Respiration, or the uptake of O2 and removal of CO2 from the body as a whole, is the primary goal of the lung. At rest, a normal human breathes 12–15 times a minute. With each breath containing ∼500 mL of air, this translates to 6-8 L of air that is inspired and expired every minute. Once the air reaches the depths of the lung in the alveoli, simple diffusion allows O2 to enter the blood in the pulmonary capillaries and CO2 to enter the alveoli, from where it can be expired. Using some basic math, on average, 250 mL of O2 enters the body per minute and 200 mL of CO2 is excreted. In addition to the O2 that enters the respiratory system, inspired air also contains a variety of particulates that must be properly filtered and/or removed to maintain lung health. Finally, although we have a certain amount of control over breathing, most of the minute to minute function, including the fine adjustments necessary for proper lung function, are accomplished independent of voluntary control. The goal of this section is to review basic concepts that underlie important aspects of the control and outcome of breathing as well as to highlight other important functions in respiratory physiology.
The respiratory system is connected to the outside world by the upper airway that leads down a set of conduits before reaching the gas-exchanging areas (the alveoli). The function of the lungs is supported by a variety of anatomical features that serve to inflate/deflate the lung, thereby allowing the movement of gases to and from the rest of the body. Supporting features include the chest wall; the respiratory muscles (which increase and decrease the size of the thoracic cavity); the areas in the brain that control the muscles; and the tracts and nerves that connect the brain to the muscles. Finally, the lung supports the pulmonary circulation, which allows for movement of gases to other organs and tissues of the body. In the first chapter of this section we will explore the unique anatomical and cellular makeup of the respiratory system and how the intricate structure of the lung contributes to respiratory physiology. This examination will lead into basic lung measurements that both define and allow for lung inflation/deflation, as well as some of the nonrespiratory functions essential for lung health.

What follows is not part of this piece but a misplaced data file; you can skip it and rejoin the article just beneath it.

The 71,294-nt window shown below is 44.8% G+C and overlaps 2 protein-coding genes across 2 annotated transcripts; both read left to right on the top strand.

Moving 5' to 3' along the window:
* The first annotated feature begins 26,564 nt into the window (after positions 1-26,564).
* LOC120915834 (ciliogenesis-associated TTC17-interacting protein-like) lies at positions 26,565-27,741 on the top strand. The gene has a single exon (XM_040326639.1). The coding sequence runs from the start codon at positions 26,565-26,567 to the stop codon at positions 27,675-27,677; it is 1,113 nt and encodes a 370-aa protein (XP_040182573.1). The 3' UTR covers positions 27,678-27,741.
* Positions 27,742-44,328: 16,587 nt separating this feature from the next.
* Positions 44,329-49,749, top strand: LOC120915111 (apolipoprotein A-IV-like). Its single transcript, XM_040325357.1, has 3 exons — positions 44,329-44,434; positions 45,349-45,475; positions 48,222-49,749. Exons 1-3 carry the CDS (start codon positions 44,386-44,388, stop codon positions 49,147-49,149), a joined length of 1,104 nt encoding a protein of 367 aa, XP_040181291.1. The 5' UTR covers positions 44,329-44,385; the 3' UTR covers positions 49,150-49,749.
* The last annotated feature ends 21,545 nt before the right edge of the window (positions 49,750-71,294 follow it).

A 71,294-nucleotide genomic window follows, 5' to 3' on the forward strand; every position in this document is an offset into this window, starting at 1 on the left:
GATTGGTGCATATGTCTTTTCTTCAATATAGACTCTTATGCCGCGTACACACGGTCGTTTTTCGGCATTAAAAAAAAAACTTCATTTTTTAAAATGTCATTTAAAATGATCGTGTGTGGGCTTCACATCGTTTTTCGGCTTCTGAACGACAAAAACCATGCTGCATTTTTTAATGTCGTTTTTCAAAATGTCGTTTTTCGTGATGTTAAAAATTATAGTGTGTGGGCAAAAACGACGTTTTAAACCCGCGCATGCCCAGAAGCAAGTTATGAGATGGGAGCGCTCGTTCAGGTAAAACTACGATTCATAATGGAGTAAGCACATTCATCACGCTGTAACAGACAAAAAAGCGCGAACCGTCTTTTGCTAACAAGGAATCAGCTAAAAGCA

Our discussion will continue with an overview of the primary function of the respiratory system-the capture of O2 from the outside environment and its delivery to tissues, as well as the simultaneous removal of CO2 from the tissues to the outside environment. During this discussion, the critical role of pH in gas exchange as well as the ability of the lung to contribute to pH regulation of the blood is examined. A discussion of respiratory responses to altered O2 or CO2 concentrations, caused by environmental and/or physiological changes, is used to better understand the overall control of coordinated uptake of O2 and excretion of CO2.
Control of breathing is quite complex, and includes not only the repetitive neuronal firing that controls muscle movements that inflate/deflate the lung, but also a series of feedback loops that increase/decrease deflation depending on the gas content of the blood. The final chapter in this section begins with an overview of some of the key factors that aid in this regulation of respiration. Specific examples of common respiratory abnormalities and how they relate to altered regulation of breathing are also discussed to better understand the intricate feedback loops that help to regulate breathing.
Due to the complexity of the lung and thus the variety of working parts that can be compromised, there is a wide-ranging list of diseases that impact its function. Such diseases include common (and uncommon) respiratory infections, asthma, chronic obstructive pulmonary disease (COPD), acute respiratory distress syndrome, pulmonary hypertension, lung cancer and many more. The health burden from such a diverse collection of disorders cannot be overstated. Using COPD as an example, current conservative estimates hold that over 12 million adults in the United States suffer from the condition. In fact, COPD is the fourth leading cause of death (and rising) and a contributory factor in an equal number of non-COPD deaths. Although treatment strategies for COPD, largely based on continuing research efforts and understanding, have contributed to an improved lifestyle, the underlying causes are, as of yet, untreatable. The continued and improved understanding of respiratory physiology and lung function (and its dysfunction) will provide opportunities to develop new strategies for treatment of COPD, as well as the myriad of other lung diseases.